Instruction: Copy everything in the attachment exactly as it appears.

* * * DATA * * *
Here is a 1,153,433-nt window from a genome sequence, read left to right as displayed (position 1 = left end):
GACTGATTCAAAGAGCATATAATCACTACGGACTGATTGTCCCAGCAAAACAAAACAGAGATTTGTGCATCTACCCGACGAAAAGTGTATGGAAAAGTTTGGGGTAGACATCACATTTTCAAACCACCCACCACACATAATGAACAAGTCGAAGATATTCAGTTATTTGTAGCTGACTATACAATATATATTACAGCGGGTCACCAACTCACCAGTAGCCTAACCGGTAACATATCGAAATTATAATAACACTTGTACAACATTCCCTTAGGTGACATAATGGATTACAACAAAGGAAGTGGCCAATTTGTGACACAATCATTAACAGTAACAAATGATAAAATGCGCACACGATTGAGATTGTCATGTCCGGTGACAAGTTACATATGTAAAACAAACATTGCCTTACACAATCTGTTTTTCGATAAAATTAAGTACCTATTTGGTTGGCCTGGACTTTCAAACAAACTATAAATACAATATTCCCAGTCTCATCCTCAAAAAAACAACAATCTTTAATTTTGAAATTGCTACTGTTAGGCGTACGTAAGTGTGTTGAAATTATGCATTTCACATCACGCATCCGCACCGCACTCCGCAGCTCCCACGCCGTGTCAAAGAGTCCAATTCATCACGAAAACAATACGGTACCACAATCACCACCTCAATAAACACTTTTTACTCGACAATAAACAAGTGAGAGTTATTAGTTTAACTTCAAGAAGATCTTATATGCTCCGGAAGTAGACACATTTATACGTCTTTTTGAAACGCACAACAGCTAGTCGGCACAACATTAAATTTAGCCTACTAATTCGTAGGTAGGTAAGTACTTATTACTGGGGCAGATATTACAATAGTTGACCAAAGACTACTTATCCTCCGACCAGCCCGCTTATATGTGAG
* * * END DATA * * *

Here is a 1,153,433-nt window from a genome sequence, read left to right as displayed (position 1 = left end):
GACTGATTCAAAGAGCATATAATCACTACGGACTGATTGTCCCAGCAAAACAAAACAGAGATTTGTGCATCTACCCGACGAAAAGTGTATGGAAAAGTTTGGGGTAGACATCACATTTTCAAACCACCCACCACACATAATGAACAAGTCGAAGATATTCAGTTATTTGTAGCTGACTATACAATATATATTACAGCGGGTCACCAACTCACCAGTAGCCTAACCGGTAACATATCGAAATTATAATAACACTTGTACAACATTCCCTTAGGTGACATAATGGATTACAACAAAGGAAGTGGCCAATTTGTGACACAATCATTAACAGTAACAAATGATAAAATGCGCACACGATTGAGATTGTCATGTCCGGTGACAAGTTACATATGTAAAACAAACATTGCCTTACACAATCTGTTTTTCGATAAAATTAAGTACCTATTTGGTTGGCCTGGACTTTCAAACAAACTATAAATACAATATTCCCAGTCTCATCCTCAAAAAAACAACAATCTTTAATTTTGAAATTGCTACTGTTAGGCGTACGTAAGTGTGTTGAAATTATGCATTTCACATCACGCATCCGCACCGCACTCCGCAGCTCCCACGCCGTGTCAAAGAGTCCAATTCATCACGAAAACAATACGGTACCACAATCACCACCTCAATAAACACTTTTTACTCGACAATAAACAAGTGAGAGTTATTAGTTTAACTTCAAGAAGATCTTATATGCTCCGGAAGTAGACACATTTATACGTCTTTTTGAAACGCACAACAGCTAGTCGGCACAACATTAAATTTAGCCTACTAATTCGTAGGTAGGTAAGTACTTATTACTGGGGCAGATATTACAATAGTTGACCAAAGACTACTTATCCTCCGACCAGCCCGCTTATATGTGAG